Stiff person syndrome is a rare acquired neurologic disorder characterized by progressive muscle stiffness, rigidity, and spasm involving the axial muscles, resulting in severely impaired ambulation. It is caused by increased muscle activity due to decreased inhibition of the central nervous system. If left untreated, stiff person syndrome can progress to cause difficulty walking and significantly impact a person's ability to perform routine, daily tasks. For individuals who have stiff-person syndrome who receive IVIG therapy, the evidence includes a small, randomized crossover study. Relevant outcomes are symptoms, change in disease status, morbid events, functional outcomes, health status measures, quality of life, and treatment-related mortality and morbidity. Compared with placebo, IVIG therapy has shown decreases in stiffness scores and improvements in functional outcomes. The evidence is sufficient to determine that the technology results in a meaningful improvement in the net health outcome.
Autoimmune retinopathy - while there is little high level evidence conclusively demonstrating benefit of Ig therapy, autoimmune retinopathy (AIR) is a very rare condition and open label studies and case series do demonstrate some benefit including recent publications. It is important to acknowledge that AIR is sight threatening and when refractory to corticosteroid and immunosuppressant therapy, observational studies conclude that Ig therapy is well-tolerated and effective in arresting disease in some patients.
Pure red cell aplasia associated with Human Parvovirus B19 Human parvovirus B19 is a common single-stranded DNA virus. Infections are usually mild or asymptomatic, and do not require treatment. In some cases, the infection can lead to sufficiently severe complications such as transient aplastic crisis, in which case treatment is indicated and may be lifesaving. For individuals who have severe anemia associated with human parvovirus B19 who receive IVIG therapy, the evidence includes case series. Relevant outcomes are a change in disease status, treatment-related mortality, and treatment-related morbidity. Although observed improvements in outcomes have suggested potential benefits with IVIG therapy, data are retrospective. RCTs are needed to demonstrate improved health outcomes. The evidence is insufficient to determine that the technology results in an improvement in the net health outcome.
Hematopoetic Stem Cell Transplantation (HSCT)
The Infectious Disease Society of America (IDSA) in their guideline for preventing infectious complications among HSCT recipients, defines HSCT to include any stem cell transplant, regardless of type or source. While there are differences in the risks and complications of HSCT between different sources, the effects on immune function are similar.
Secondary hypogammaglobulinemia - the literature reviewed shows the following evidence:
There is an association between the administration of certain pharmaceuticals and the development of hypogammaglobulinemia. Not all forms of secondary hypogammaglobulinemia confer an increased risk of infection. There is insufficient evidence to conclude that IVIG reduces the incidence or severity of infection in patients with drug induced secondary hypogammaglobulinemia.
Chronic Graft versus Host Disease (GVHD)
The ISDA guidelines provides a summary of evidence which supports that risk of infection is, among other things, related to the presence or absence of GVHD. Patients with chronic GVHD, who require ongoing immunosuppressive therapy to prevent complications of GVHD, may have ongoing impaired immunity as demonstrated by any number of objective tests. This being said, the ISDA does not recommend routine administration of IVIG during the first 100 days post transplant and indicates that IVIG treatment as prophylaxis “may be considered” in patients with IgG levels <400 mg/dl. We note the quality of evidence on their scale (graded CIII) does not meet the reasonable and necessary criteria of 1862(a)(1)(A) which supports the decision not to add this indication as covered. The same applies to routine prophylaxis in the absence of confirmed hypogammaglobulinemia in patients >100 days post transplant. There is however, support for the use of IVIG in patients with chronic GVHD with confirmed hypogammaglobulinemia (IgG < 400 mg/dl) and who have experienced at least one serious infection.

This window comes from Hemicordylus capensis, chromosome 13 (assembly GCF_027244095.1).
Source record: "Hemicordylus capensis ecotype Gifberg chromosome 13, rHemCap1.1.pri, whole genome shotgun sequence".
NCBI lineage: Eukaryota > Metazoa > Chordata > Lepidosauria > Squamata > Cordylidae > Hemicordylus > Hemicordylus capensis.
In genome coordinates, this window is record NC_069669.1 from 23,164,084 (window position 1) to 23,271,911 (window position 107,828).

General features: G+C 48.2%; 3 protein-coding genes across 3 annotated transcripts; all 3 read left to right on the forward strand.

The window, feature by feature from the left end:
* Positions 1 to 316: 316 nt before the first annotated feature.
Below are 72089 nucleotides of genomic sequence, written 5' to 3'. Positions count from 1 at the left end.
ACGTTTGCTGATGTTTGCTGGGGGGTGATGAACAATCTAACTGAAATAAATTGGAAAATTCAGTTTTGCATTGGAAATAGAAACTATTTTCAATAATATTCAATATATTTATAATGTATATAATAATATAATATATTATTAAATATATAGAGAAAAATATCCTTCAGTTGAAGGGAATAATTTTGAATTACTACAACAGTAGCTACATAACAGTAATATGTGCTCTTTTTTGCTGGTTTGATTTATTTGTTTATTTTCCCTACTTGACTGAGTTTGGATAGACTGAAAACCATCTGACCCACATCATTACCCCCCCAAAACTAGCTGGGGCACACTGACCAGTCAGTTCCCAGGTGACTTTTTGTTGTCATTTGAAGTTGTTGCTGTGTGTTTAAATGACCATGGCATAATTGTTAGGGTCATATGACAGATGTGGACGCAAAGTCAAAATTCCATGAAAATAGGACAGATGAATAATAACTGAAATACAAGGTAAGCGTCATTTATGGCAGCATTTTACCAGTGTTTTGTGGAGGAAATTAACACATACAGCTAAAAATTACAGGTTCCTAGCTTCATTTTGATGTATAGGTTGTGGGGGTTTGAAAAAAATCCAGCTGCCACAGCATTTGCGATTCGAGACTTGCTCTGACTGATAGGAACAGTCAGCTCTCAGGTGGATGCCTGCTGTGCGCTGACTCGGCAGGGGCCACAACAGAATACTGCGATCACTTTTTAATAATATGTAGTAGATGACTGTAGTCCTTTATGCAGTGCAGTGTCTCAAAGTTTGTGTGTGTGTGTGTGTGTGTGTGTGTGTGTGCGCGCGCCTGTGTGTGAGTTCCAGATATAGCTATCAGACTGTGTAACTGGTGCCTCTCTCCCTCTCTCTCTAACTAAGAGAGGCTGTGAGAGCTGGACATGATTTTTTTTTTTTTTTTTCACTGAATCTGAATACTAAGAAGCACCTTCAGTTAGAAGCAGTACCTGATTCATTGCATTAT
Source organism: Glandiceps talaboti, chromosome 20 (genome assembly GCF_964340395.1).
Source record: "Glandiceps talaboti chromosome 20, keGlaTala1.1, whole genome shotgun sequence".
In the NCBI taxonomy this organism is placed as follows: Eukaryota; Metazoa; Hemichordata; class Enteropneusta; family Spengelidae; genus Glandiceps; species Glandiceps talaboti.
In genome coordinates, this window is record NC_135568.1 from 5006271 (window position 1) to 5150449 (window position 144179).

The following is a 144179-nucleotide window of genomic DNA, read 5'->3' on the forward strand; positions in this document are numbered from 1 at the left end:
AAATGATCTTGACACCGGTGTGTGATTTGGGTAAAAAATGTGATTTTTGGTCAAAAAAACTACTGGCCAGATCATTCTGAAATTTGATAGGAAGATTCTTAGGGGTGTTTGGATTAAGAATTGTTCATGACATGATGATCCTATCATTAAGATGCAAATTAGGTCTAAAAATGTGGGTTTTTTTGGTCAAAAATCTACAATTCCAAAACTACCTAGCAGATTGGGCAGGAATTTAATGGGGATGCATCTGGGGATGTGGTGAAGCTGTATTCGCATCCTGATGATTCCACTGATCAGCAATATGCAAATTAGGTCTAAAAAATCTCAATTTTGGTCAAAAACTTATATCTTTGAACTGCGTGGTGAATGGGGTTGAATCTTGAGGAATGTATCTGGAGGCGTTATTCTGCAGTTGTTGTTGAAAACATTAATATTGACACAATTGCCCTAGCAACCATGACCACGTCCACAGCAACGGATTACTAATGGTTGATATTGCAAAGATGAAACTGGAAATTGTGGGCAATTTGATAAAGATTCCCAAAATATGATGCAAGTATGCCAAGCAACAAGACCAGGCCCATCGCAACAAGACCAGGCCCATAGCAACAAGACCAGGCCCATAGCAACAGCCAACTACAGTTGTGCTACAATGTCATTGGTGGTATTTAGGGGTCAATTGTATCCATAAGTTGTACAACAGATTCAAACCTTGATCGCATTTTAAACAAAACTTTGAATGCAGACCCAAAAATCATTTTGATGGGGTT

Systemic lupus erythematosus (SLE) is a chronic autoimmune inflammatory disease and follows a relapsing and remitting course. It is characterized by an autoantibody response to nuclear and cytoplasmic antigens. SLE can affect any organ system, but it mainly attacks the skin, joints, kidneys, blood cells, and nervous system. For individuals who have SLE who receive IVIG therapy, the evidence includes a systematic review of multiple studies. Relevant outcomes are symptoms, change in disease status, morbid events, functional outcomes, health status measures, quality of life, and treatment-related mortality and morbidity. Although observed improvements in outcomes have suggested potential benefit with IVIG therapy for surrogate outcomes, data are mainly retrospective. More RCTs are needed to demonstrate improved health outcomes. The evidence is insufficient to determine the effects of the technology on health outcomes.
Data on the efficacy and safety of IVIG are primarily limited to case reports and case series; no randomized trials have been performed. Examples of published reports that have offered support for the efficacy of IVIG for this disease include:
In a retrospective study, 13 of 31 patients (42 percent) with scleromyxedema (without features of dermato-neuro syndrome or mucinous cardiac involvement) treated with IVIG (2 g/kg monthly for the first six months) as a first- or second-line therapy achieved a complete clinical response. Patients were treated with IVIG for a median of 16 months.
In a review of eight adults with scleromyxedema who were treated with monthly cycles of IVIG (2 g/kg per cycle divided over two to five days), two achieved a complete response and six achieved a partial response after up to six cycles of IVIG. Treatment was followed by maintenance therapy every 6 to 12 weeks as needed.
?In a multicenter, retrospective study of 30 patients with scleromyxedema, three of the six patients treated with IVIG (2 g/kg per monthly cycle) achieved complete clinical remissions. The three remaining patients achieved partial responses.